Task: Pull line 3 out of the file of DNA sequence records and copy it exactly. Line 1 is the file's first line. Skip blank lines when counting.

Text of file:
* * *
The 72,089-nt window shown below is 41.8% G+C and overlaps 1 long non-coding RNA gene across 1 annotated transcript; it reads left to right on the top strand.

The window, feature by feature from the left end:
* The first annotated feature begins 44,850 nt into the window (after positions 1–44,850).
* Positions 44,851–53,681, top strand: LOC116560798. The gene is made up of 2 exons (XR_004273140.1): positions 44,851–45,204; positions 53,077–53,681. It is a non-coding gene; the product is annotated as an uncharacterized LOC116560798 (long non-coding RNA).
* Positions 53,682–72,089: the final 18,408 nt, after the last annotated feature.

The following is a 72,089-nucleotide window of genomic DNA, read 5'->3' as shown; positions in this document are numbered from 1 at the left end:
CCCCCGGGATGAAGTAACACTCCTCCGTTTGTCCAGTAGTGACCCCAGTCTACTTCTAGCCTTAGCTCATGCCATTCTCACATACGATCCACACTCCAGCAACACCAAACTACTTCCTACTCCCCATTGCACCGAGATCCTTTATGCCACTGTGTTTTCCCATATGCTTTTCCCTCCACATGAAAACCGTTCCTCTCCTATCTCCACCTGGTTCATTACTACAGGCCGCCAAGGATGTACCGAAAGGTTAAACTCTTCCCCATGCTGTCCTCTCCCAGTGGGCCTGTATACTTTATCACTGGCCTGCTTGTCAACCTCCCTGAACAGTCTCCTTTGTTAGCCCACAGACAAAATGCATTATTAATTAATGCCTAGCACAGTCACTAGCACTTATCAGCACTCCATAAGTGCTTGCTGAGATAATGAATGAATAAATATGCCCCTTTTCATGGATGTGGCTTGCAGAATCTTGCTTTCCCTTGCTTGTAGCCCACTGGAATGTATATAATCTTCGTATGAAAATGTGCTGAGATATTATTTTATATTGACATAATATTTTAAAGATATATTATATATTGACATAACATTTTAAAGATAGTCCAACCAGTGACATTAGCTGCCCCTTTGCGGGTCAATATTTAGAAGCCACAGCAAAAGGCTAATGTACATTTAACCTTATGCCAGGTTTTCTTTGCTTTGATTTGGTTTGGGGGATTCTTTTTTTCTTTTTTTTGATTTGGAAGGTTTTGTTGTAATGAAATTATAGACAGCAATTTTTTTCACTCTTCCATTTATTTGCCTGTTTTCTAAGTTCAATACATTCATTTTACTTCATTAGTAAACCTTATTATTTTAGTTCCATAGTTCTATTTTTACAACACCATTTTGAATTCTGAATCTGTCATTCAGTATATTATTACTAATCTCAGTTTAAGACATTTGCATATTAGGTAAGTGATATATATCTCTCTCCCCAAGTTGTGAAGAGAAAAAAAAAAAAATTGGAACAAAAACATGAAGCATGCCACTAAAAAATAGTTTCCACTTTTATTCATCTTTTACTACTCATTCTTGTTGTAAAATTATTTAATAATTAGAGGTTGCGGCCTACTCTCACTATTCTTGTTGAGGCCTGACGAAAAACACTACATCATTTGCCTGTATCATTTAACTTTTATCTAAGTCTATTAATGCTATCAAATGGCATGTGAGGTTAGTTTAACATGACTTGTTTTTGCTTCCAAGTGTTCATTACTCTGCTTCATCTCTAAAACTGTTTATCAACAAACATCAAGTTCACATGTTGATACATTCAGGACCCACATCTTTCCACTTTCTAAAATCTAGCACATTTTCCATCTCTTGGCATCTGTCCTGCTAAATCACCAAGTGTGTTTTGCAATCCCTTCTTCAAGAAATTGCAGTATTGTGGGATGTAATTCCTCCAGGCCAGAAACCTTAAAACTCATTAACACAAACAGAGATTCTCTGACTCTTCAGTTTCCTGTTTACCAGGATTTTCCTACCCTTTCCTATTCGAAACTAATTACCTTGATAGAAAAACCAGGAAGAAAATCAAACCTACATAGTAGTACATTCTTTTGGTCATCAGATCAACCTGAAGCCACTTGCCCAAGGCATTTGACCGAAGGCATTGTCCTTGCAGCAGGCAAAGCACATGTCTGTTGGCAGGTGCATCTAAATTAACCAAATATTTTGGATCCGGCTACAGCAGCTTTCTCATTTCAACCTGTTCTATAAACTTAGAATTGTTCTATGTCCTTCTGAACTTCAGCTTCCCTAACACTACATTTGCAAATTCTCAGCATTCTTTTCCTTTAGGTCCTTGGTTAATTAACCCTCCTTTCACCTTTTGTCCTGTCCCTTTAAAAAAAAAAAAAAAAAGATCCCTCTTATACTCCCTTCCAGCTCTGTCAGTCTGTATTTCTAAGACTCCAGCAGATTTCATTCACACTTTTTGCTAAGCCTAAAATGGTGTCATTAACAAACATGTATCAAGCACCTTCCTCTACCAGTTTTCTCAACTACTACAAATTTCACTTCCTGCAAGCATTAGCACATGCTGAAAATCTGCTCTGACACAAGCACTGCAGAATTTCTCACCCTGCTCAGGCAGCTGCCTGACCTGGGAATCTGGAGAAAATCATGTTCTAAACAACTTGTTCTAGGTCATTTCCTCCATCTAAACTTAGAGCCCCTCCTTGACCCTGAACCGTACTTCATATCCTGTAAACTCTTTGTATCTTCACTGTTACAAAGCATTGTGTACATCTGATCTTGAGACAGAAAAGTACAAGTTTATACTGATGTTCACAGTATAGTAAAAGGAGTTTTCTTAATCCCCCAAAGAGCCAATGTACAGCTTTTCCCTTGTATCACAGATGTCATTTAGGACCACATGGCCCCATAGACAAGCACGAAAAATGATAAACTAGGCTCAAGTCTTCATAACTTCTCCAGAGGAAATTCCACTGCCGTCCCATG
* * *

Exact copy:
* The first annotated feature begins 44,850 nt into the window (after positions 1–44,850).